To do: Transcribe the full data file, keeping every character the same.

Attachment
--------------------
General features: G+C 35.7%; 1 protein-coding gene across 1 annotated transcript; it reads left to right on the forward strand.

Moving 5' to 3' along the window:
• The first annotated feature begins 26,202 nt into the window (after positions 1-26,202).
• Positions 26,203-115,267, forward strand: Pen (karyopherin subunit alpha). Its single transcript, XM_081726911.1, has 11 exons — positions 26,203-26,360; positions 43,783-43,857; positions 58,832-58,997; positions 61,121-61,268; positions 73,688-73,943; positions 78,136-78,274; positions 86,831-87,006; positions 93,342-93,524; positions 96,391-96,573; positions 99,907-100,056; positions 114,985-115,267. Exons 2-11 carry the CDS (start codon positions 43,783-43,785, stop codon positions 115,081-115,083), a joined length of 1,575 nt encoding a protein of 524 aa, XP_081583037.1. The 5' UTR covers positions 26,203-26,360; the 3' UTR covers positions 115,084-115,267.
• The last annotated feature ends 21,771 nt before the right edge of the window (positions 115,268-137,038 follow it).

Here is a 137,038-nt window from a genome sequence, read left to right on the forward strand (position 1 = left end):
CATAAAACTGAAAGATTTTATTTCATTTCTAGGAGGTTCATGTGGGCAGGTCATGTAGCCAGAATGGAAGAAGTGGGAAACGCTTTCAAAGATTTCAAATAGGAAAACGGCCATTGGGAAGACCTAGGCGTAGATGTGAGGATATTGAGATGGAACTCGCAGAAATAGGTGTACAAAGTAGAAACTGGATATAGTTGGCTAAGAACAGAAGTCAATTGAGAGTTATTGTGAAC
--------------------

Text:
General features: G+C 35.7%; 1 protein-coding gene across 1 annotated transcript; it reads left to right on the forward strand.

Moving 5' to 3' along the window:
• The first annotated feature begins 26,202 nt into the window (after positions 1-26,202).
• Positions 26,203-115,267, forward strand: Pen (karyopherin subunit alpha). Its single transcript, XM_081726911.1, has 11 exons — positions 26,203-26,360; positions 43,783-43,857; positions 58,832-58,997; positions 61,121-61,268; positions 73,688-73,943; positions 78,136-78,274; positions 86,831-87,006; positions 93,342-93,524; positions 96,391-96,573; positions 99,907-100,056; positions 114,985-115,267. Exons 2-11 carry the CDS (start codon positions 43,783-43,785, stop codon positions 115,081-115,083), a joined length of 1,575 nt encoding a protein of 524 aa, XP_081583037.1. The 5' UTR covers positions 26,203-26,360; the 3' UTR covers positions 115,084-115,267.
• The last annotated feature ends 21,771 nt before the right edge of the window (positions 115,268-137,038 follow it).

Here is a 137,038-nt window from a genome sequence, read left to right on the forward strand (position 1 = left end):
CATAAAACTGAAAGATTTTATTTCATTTCTAGGAGGTTCATGTGGGCAGGTCATGTAGCCAGAATGGAAGAAGTGGGAAACGCTTTCAAAGATTTCAAATAGGAAAACGGCCATTGGGAAGACCTAGGCGTAGATGTGAGGATATTGAGATGGAACTCGCAGAAATAGGTGTACAAAGTAGAAACTGGATATAGTTGGCTAAGAACAGAAGTCAATTGAGAGTTATTGTGAAC